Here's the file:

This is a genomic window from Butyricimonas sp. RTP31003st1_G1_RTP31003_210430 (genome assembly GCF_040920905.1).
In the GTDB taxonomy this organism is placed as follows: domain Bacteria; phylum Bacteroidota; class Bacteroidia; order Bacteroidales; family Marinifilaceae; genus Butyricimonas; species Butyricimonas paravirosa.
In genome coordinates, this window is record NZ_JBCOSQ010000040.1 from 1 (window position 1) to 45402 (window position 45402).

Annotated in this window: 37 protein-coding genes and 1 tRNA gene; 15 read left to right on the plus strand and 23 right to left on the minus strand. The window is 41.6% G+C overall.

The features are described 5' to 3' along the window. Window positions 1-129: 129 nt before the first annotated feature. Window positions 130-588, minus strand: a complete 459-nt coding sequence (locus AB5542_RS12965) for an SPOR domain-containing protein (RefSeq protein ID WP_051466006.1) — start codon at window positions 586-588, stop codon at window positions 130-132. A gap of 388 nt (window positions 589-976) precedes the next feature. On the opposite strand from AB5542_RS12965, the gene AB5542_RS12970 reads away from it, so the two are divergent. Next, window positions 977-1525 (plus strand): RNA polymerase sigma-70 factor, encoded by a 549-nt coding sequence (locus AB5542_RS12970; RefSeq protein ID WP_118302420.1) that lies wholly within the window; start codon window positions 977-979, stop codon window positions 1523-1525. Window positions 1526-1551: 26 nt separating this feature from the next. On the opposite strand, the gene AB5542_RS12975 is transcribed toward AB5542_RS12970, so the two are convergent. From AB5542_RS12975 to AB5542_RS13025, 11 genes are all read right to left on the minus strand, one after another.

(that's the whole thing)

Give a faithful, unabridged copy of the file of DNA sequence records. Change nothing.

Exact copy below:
This is a genomic window from Butyricimonas sp. RTP31003st1_G1_RTP31003_210430 (genome assembly GCF_040920905.1).
In the GTDB taxonomy this organism is placed as follows: domain Bacteria; phylum Bacteroidota; class Bacteroidia; order Bacteroidales; family Marinifilaceae; genus Butyricimonas; species Butyricimonas paravirosa.
In genome coordinates, this window is record NZ_JBCOSQ010000040.1 from 1 (window position 1) to 45402 (window position 45402).

Annotated in this window: 37 protein-coding genes and 1 tRNA gene; 15 read left to right on the plus strand and 23 right to left on the minus strand. The window is 41.6% G+C overall.

The features are described 5' to 3' along the window. Window positions 1-129: 129 nt before the first annotated feature. Window positions 130-588, minus strand: a complete 459-nt coding sequence (locus AB5542_RS12965) for an SPOR domain-containing protein (RefSeq protein ID WP_051466006.1) — start codon at window positions 586-588, stop codon at window positions 130-132. A gap of 388 nt (window positions 589-976) precedes the next feature. On the opposite strand from AB5542_RS12965, the gene AB5542_RS12970 reads away from it, so the two are divergent. Next, window positions 977-1525 (plus strand): RNA polymerase sigma-70 factor, encoded by a 549-nt coding sequence (locus AB5542_RS12970; RefSeq protein ID WP_118302420.1) that lies wholly within the window; start codon window positions 977-979, stop codon window positions 1523-1525. Window positions 1526-1551: 26 nt separating this feature from the next. On the opposite strand, the gene AB5542_RS12975 is transcribed toward AB5542_RS12970, so the two are convergent. From AB5542_RS12975 to AB5542_RS13025, 11 genes are all read right to left on the minus strand, one after another.